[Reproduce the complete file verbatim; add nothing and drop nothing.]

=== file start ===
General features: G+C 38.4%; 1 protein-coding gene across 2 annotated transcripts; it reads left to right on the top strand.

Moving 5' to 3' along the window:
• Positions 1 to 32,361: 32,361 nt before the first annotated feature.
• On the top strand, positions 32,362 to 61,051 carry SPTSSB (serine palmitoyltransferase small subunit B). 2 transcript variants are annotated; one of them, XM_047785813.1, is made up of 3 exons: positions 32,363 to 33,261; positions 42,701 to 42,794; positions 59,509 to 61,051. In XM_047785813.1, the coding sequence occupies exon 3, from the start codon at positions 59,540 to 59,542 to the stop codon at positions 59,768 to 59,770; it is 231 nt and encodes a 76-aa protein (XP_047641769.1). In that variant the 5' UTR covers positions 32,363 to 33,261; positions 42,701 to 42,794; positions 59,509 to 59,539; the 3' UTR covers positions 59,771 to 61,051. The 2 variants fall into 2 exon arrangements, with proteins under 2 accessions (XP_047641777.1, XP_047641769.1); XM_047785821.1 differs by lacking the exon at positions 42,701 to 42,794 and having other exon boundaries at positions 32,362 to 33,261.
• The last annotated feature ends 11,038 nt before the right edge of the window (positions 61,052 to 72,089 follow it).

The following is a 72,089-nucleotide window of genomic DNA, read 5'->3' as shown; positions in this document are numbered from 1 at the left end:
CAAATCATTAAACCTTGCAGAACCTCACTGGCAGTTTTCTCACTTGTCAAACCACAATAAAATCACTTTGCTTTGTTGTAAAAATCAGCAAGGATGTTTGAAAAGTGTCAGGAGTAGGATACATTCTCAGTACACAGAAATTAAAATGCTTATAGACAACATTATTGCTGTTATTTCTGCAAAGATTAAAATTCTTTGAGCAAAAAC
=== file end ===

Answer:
General features: G+C 38.4%; 1 protein-coding gene across 2 annotated transcripts; it reads left to right on the top strand.

Moving 5' to 3' along the window:
• Positions 1 to 32,361: 32,361 nt before the first annotated feature.
• On the top strand, positions 32,362 to 61,051 carry SPTSSB (serine palmitoyltransferase small subunit B). 2 transcript variants are annotated; one of them, XM_047785813.1, is made up of 3 exons: positions 32,363 to 33,261; positions 42,701 to 42,794; positions 59,509 to 61,051. In XM_047785813.1, the coding sequence occupies exon 3, from the start codon at positions 59,540 to 59,542 to the stop codon at positions 59,768 to 59,770; it is 231 nt and encodes a 76-aa protein (XP_047641769.1). In that variant the 5' UTR covers positions 32,363 to 33,261; positions 42,701 to 42,794; positions 59,509 to 59,539; the 3' UTR covers positions 59,771 to 61,051. The 2 variants fall into 2 exon arrangements, with proteins under 2 accessions (XP_047641777.1, XP_047641769.1); XM_047785821.1 differs by lacking the exon at positions 42,701 to 42,794 and having other exon boundaries at positions 32,362 to 33,261.
• The last annotated feature ends 11,038 nt before the right edge of the window (positions 61,052 to 72,089 follow it).

The following is a 72,089-nucleotide window of genomic DNA, read 5'->3' as shown; positions in this document are numbered from 1 at the left end:
CAAATCATTAAACCTTGCAGAACCTCACTGGCAGTTTTCTCACTTGTCAAACCACAATAAAATCACTTTGCTTTGTTGTAAAAATCAGCAAGGATGTTTGAAAAGTGTCAGGAGTAGGATACATTCTCAGTACACAGAAATTAAAATGCTTATAGACAACATTATTGCTGTTATTTCTGCAAAGATTAAAATTCTTTGAGCAAAAAC